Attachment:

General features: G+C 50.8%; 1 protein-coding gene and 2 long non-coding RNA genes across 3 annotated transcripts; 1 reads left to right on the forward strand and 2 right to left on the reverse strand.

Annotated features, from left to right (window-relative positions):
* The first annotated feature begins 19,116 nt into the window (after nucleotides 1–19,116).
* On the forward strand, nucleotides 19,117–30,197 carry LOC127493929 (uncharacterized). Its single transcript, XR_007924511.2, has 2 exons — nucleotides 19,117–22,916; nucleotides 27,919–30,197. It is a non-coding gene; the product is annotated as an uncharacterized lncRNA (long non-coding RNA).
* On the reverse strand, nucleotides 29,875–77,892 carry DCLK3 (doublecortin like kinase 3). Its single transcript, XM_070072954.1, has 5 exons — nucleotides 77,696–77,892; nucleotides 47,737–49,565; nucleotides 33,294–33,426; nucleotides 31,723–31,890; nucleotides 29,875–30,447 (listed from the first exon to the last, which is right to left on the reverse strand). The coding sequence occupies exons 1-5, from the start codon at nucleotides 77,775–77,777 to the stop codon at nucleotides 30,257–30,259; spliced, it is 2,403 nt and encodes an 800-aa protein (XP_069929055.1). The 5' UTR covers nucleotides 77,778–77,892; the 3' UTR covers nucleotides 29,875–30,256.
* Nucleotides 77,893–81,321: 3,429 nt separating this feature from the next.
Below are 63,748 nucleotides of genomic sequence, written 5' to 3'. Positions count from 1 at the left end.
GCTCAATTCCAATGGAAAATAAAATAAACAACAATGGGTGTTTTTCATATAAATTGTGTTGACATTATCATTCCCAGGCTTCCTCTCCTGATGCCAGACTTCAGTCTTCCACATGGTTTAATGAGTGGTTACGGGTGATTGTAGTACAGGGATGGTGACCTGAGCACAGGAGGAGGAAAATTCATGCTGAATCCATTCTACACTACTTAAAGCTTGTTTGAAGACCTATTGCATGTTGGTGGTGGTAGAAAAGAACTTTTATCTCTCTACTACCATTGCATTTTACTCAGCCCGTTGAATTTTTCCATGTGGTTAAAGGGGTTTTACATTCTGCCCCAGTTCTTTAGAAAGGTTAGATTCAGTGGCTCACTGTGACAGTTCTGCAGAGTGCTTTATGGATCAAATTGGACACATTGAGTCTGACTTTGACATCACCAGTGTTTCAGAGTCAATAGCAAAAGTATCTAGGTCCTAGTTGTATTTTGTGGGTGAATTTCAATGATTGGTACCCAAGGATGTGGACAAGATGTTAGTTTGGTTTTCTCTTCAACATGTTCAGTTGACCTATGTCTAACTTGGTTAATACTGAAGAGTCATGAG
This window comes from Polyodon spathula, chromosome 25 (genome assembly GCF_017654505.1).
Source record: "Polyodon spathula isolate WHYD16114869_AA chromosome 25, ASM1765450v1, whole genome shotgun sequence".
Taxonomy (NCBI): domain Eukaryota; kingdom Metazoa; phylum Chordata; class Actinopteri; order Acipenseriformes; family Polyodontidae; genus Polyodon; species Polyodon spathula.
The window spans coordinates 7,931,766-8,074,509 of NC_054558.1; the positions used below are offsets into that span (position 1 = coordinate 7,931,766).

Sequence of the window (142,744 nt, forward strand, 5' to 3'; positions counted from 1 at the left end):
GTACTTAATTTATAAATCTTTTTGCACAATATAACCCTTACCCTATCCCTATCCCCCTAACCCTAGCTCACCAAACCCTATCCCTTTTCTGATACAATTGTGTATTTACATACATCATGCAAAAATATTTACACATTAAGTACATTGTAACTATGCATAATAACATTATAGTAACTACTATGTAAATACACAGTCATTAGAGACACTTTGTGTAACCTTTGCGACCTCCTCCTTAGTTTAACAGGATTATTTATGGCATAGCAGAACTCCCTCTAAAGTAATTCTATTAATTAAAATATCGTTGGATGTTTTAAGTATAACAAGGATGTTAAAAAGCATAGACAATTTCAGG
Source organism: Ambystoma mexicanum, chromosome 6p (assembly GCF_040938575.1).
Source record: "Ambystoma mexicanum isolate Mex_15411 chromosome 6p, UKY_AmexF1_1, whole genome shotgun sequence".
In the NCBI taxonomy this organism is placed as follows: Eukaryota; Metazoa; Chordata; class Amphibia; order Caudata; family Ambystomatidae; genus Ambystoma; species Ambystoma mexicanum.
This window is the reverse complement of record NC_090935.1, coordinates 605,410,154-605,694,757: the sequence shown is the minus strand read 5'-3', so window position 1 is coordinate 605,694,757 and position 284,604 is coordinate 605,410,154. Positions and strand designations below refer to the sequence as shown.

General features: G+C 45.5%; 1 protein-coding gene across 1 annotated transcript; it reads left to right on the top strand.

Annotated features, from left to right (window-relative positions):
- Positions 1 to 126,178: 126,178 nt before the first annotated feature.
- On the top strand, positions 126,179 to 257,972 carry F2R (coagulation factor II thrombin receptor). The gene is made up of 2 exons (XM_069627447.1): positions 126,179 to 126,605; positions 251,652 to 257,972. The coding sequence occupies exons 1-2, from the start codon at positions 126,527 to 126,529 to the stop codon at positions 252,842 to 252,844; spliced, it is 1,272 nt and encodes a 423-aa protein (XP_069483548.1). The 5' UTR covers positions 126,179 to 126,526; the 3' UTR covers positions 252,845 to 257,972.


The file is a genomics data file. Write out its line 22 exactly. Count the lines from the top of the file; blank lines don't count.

- On the top strand, positions 126,179 to 257,972 carry F2R (coagulation factor II thrombin receptor). The gene is made up of 2 exons (XM_069627447.1): positions 126,179 to 126,605; positions 251,652 to 257,972. The coding sequence occupies exons 1-2, from the start codon at positions 126,527 to 126,529 to the stop codon at positions 252,842 to 252,844; spliced, it is 1,272 nt and encodes a 423-aa protein (XP_069483548.1). The 5' UTR covers positions 126,179 to 126,526; the 3' UTR covers positions 252,845 to 257,972.